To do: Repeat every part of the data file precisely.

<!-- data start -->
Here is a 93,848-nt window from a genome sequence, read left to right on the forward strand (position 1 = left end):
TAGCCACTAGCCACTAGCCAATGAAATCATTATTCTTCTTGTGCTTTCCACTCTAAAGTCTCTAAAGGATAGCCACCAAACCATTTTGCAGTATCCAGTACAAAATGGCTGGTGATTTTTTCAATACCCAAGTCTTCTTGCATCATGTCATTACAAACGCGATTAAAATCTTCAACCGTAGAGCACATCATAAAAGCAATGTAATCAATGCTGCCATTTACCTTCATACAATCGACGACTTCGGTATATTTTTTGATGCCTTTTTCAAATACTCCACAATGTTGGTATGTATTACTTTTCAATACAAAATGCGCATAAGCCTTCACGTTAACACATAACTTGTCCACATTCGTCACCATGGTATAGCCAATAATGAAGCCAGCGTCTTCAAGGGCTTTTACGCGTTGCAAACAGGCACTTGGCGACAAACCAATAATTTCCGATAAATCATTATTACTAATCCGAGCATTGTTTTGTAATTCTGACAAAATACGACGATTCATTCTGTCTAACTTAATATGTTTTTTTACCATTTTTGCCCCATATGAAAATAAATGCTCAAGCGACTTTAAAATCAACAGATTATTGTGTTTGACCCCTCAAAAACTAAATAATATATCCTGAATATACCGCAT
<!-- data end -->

Here is a 93,848-nt window from a genome sequence, read left to right on the forward strand (position 1 = left end):
TAGCCACTAGCCACTAGCCAATGAAATCATTATTCTTCTTGTGCTTTCCACTCTAAAGTCTCTAAAGGATAGCCACCAAACCATTTTGCAGTATCCAGTACAAAATGGCTGGTGATTTTTTCAATACCCAAGTCTTCTTGCATCATGTCATTACAAACGCGATTAAAATCTTCAACCGTAGAGCACATCATAAAAGCAATGTAATCAATGCTGCCATTTACCTTCATACAATCGACGACTTCGGTATATTTTTTGATGCCTTTTTCAAATACTCCACAATGTTGGTATGTATTACTTTTCAATACAAAATGCGCATAAGCCTTCACGTTAACACATAACTTGTCCACATTCGTCACCATGGTATAGCCAATAATGAAGCCAGCGTCTTCAAGGGCTTTTACGCGTTGCAAACAGGCACTTGGCGACAAACCAATAATTTCCGATAAATCATTATTACTAATCCGAGCATTGTTTTGTAATTCTGACAAAATACGACGATTCATTCTGTCTAACTTAATATGTTTTTTTACCATTTTTGCCCCATATGAAAATAAATGCTCAAGCGACTTTAAAATCAACAGATTATTGTGTTTGACCCCTCAAAAACTAAATAATATATCCTGAATATACCGCAT